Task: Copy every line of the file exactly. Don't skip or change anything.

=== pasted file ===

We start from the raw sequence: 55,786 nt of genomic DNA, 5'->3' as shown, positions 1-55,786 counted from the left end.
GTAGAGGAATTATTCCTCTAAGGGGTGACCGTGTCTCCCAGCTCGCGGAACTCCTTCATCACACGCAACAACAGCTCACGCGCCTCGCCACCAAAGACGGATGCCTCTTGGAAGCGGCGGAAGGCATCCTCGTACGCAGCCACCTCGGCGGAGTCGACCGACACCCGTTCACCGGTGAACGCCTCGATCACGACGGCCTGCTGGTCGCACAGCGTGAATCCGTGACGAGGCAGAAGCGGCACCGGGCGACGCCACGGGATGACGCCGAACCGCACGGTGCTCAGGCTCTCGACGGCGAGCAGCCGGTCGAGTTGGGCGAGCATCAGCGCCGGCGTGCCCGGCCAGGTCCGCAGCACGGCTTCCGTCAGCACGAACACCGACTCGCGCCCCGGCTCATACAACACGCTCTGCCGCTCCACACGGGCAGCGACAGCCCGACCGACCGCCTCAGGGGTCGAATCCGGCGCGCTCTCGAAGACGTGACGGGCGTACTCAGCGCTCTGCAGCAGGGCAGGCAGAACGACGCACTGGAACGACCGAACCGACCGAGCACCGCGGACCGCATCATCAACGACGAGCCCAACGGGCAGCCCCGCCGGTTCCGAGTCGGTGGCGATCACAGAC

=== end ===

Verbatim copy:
We start from the raw sequence: 55,786 nt of genomic DNA, 5'->3' as shown, positions 1-55,786 counted from the left end.
GTAGAGGAATTATTCCTCTAAGGGGTGACCGTGTCTCCCAGCTCGCGGAACTCCTTCATCACACGCAACAACAGCTCACGCGCCTCGCCACCAAAGACGGATGCCTCTTGGAAGCGGCGGAAGGCATCCTCGTACGCAGCCACCTCGGCGGAGTCGACCGACACCCGTTCACCGGTGAACGCCTCGATCACGACGGCCTGCTGGTCGCACAGCGTGAATCCGTGACGAGGCAGAAGCGGCACCGGGCGACGCCACGGGATGACGCCGAACCGCACGGTGCTCAGGCTCTCGACGGCGAGCAGCCGGTCGAGTTGGGCGAGCATCAGCGCCGGCGTGCCCGGCCAGGTCCGCAGCACGGCTTCCGTCAGCACGAACACCGACTCGCGCCCCGGCTCATACAACACGCTCTGCCGCTCCACACGGGCAGCGACAGCCCGACCGACCGCCTCAGGGGTCGAATCCGGCGCGCTCTCGAAGACGTGACGGGCGTACTCAGCGCTCTGCAGCAGGGCAGGCAGAACGACGCACTGGAACGACCGAACCGACCGAGCACCGCGGACCGCATCATCAACGACGAGCCCAACGGGCAGCCCCGCCGGTTCCGAGTCGGTGGCGATCACAGAC